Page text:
Visa Inc. is planning to set up a wholly foreign-owned company in China and is in the process of applying for a transaction clearing license for onshore yuan.
Alfred F. Kelly, Jr., CEO of Visa Inc., told Caixin that the global credit-card giant has begun ground work for the clearing business to prepare for the operation if it obtains the license. Visa will make full use of its existing market advantages, technical capabilities and infrastructure to operate in China, Kelly said. For instance, it opened an innovation center in Beijing on Friday, the second in Asia following one in Singapore that opened in 2016.
Visa isn’t the only foreign credit-card giant charging into China. Archrival MasterCard Inc. last month agreed to form a joint venture with China’s newly launched online clearinghouse Nets Union Clearing Corp. American Express Co. has also formed a joint venture with Lianlian Group, a Chinese financial technology company, and has acquired the first such license.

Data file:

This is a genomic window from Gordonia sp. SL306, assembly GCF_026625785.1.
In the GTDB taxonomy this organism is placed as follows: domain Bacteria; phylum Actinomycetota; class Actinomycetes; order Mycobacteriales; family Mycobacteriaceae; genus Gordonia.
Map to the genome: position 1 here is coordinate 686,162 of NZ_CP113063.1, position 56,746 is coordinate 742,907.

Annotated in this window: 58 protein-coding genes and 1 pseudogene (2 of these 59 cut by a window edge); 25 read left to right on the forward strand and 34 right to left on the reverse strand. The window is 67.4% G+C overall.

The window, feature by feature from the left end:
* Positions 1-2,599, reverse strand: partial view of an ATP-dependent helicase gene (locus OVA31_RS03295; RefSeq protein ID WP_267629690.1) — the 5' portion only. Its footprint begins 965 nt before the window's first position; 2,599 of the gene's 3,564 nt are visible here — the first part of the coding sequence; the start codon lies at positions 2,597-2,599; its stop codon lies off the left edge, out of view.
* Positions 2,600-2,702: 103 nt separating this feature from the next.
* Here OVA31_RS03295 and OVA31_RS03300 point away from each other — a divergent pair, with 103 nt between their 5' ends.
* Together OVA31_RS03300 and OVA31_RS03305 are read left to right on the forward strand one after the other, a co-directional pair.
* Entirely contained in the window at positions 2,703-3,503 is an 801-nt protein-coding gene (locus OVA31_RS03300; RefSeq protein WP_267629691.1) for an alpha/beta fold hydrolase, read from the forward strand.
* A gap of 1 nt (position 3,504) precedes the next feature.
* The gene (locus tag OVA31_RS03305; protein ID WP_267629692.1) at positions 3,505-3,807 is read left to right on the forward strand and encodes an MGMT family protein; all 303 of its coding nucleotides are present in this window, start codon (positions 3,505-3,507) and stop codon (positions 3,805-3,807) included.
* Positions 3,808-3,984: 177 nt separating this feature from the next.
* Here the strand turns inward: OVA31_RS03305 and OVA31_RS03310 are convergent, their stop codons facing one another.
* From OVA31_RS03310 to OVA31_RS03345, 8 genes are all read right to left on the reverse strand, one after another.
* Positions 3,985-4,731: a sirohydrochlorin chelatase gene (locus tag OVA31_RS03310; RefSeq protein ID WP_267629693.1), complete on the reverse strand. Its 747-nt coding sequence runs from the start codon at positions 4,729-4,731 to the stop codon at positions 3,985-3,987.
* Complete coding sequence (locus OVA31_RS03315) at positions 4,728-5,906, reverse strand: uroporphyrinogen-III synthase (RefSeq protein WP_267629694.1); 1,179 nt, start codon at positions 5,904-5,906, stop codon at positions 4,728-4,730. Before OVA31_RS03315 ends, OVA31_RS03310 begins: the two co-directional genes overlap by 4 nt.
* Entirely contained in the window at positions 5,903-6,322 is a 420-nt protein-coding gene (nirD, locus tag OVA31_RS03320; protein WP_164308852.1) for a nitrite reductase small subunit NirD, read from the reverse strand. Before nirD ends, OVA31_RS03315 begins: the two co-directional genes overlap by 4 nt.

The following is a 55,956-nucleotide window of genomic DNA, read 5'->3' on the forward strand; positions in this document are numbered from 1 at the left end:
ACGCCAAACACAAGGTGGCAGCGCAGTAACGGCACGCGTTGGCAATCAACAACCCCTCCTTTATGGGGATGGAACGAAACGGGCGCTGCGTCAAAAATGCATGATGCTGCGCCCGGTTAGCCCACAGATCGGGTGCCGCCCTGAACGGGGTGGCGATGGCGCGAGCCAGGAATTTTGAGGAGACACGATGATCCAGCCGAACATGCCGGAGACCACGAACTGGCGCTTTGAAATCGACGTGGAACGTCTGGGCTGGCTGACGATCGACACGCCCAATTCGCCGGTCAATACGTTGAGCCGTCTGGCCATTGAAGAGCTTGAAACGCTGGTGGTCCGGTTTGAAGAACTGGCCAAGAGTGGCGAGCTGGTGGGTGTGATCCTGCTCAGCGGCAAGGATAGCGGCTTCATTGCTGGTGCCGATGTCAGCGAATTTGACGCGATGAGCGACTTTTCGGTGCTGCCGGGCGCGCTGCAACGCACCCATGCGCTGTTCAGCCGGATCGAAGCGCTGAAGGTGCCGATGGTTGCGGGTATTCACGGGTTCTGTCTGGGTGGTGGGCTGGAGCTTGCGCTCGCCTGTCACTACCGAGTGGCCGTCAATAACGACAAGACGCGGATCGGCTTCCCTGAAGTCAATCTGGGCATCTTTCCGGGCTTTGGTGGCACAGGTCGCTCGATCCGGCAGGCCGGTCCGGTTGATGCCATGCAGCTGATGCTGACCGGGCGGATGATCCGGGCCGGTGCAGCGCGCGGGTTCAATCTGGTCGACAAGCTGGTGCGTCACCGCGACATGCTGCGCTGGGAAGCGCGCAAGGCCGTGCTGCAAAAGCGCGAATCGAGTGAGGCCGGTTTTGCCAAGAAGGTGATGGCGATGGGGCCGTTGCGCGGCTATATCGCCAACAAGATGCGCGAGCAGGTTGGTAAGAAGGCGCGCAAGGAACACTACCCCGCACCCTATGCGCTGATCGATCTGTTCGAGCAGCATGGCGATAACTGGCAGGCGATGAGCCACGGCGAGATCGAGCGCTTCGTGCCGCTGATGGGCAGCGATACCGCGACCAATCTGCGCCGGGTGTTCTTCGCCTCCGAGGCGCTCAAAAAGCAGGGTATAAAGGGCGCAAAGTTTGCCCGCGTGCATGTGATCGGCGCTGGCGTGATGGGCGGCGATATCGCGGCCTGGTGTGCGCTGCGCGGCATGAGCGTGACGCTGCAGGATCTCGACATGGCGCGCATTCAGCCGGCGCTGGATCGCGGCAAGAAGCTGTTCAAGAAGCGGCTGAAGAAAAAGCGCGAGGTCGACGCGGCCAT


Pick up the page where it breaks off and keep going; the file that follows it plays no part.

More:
In 2017, Visa and MasterCard submitted applications for the licenses after Beijing promised to further open the market to foreigners. Visa retrieved its application in January 2018 and re-submitted in April the same year. However, sources close to the central bank said the application was not officially reviewed due to lack of required materials, especially for documents surrounding user and vendor protection.
Kelly did not comment on Caixin’s question about whether Visa replied to the regulator’s requests.
Kelly also said that he doesn’t expect Visa to take up a large market share within two or three years after entering China. Rather, it is committed to a long-term investment and values the prospects for the next two or three decades, he said.